Like other ROMs, EPROMs include, beside an array of memory cells, addressing circuitry with peripheral transistors for providing access to specific memory cells so as to enable the contents of the memory cells to be read out or written. Some of the peripheral transistors, such as those controlling programming, may be required to have a high breakdown voltage, while others, used only for reading data and operating at normal signal voltages, have lower breakdown voltages.
In order to program an EPROM efficiently, it is necessary to produce a large electric field near the drain junction under the gates of specific FAMOS devices for charge generation and injection. An electric field is achieved by applying a high voltage to the gate and the drain of the FAMOS device. Because of the high voltage applied when programming an EPROM, the isolation field area must have a high enough threshold voltage to prevent two adjacent active devices from shorting. This high field threshold voltage is usually achieved by a higher field implant dose which results in higher parasitic capacitance and slower device characteristics. Unless a separated field implant mask and a lower dose of field implant are applied to the devices in the speed path, these devices will have a similar higher parasitic capacitance and slower device characteristics. It then results in a slower product speed.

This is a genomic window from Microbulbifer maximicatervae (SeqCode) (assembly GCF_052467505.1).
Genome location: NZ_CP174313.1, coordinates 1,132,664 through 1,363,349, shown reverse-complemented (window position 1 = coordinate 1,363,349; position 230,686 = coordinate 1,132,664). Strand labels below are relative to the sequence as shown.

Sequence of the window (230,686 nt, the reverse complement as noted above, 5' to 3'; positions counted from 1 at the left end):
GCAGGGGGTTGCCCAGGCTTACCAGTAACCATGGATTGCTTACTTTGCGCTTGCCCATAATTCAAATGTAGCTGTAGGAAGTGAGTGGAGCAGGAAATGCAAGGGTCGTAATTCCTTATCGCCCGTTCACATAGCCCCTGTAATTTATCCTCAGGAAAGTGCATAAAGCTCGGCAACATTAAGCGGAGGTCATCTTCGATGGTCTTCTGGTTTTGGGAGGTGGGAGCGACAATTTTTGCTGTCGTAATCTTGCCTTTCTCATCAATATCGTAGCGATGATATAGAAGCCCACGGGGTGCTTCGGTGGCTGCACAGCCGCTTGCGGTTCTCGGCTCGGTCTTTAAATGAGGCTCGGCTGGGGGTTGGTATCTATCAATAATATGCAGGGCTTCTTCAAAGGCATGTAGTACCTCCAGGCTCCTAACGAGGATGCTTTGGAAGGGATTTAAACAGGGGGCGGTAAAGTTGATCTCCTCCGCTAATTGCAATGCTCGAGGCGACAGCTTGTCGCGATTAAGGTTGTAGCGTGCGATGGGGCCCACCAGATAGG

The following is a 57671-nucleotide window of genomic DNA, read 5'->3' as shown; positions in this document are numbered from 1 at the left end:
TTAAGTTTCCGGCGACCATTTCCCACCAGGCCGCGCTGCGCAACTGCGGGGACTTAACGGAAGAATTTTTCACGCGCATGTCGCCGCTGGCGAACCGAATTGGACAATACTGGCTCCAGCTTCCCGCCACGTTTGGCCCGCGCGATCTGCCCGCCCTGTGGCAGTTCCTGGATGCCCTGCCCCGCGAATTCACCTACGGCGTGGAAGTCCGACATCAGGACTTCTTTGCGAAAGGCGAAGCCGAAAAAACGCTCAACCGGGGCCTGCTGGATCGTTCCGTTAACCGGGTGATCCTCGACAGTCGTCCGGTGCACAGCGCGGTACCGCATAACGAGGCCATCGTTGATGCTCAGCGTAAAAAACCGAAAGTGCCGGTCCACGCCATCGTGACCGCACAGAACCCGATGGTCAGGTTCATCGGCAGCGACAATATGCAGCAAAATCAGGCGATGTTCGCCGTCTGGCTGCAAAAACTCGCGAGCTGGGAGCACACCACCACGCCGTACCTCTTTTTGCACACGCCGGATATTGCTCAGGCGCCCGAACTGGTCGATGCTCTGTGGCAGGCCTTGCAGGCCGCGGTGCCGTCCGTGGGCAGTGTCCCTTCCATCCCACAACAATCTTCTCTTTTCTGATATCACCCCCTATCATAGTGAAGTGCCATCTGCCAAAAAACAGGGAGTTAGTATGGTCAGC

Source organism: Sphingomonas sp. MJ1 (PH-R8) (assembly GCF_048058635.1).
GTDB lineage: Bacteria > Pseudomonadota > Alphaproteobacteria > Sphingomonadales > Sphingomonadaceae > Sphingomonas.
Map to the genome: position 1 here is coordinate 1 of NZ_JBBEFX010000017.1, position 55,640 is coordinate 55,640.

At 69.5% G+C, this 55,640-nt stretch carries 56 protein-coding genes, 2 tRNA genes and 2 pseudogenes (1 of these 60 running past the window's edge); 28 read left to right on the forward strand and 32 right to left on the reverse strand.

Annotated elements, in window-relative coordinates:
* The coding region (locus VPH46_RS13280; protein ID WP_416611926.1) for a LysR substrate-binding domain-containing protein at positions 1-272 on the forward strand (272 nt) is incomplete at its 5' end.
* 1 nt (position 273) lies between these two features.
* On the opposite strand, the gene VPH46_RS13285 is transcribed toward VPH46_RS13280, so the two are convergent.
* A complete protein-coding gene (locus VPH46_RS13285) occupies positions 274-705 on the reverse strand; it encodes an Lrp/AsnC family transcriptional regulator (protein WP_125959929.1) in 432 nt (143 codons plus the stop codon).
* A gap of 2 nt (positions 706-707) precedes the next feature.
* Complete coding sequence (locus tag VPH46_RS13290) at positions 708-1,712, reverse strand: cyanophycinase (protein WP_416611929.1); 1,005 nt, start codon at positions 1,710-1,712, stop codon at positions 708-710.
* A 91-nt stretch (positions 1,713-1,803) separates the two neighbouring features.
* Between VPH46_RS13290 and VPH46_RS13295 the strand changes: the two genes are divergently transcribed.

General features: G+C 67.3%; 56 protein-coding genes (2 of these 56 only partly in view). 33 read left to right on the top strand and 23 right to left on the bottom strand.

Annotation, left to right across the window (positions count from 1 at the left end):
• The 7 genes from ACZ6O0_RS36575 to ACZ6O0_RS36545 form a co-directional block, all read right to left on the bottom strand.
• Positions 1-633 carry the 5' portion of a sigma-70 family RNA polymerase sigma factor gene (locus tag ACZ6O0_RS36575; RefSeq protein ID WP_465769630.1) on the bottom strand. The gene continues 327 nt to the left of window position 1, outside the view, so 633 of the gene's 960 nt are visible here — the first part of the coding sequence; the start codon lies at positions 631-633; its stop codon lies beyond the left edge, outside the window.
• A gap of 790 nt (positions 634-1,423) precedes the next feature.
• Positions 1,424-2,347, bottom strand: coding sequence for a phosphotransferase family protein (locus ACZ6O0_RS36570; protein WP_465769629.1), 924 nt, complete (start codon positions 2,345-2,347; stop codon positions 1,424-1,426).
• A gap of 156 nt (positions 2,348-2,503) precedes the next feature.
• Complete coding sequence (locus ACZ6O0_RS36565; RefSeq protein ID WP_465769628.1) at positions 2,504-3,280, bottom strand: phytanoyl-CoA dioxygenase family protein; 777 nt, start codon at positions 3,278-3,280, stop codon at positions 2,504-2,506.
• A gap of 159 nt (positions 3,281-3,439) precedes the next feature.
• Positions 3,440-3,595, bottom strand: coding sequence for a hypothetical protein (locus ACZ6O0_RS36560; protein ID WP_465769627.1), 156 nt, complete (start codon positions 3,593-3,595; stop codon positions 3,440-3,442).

It is an object of the present invention to provide a process of fabricating EPROMs having higher speed and performance characteristics.
The above object has been met with an EPROM fabrication process which first forms P-tub regions for the memory cell devices and high voltage circuit devices. The P-type dose of the P-tub also serves as the channel implant for EPROM programming. This eliminates the need to make the isolation field outside of memory cell and high voltage device areas with a high threshold voltage, thereby reducing parasitic capacitance of the devices in the speed path and resulting in higher speed devices. Further, because the field threshold can now be adjusted separately, independent of the EPROM programming voltage requirements, it is better technology to combine any logic or microprocessor with an EPROM memory.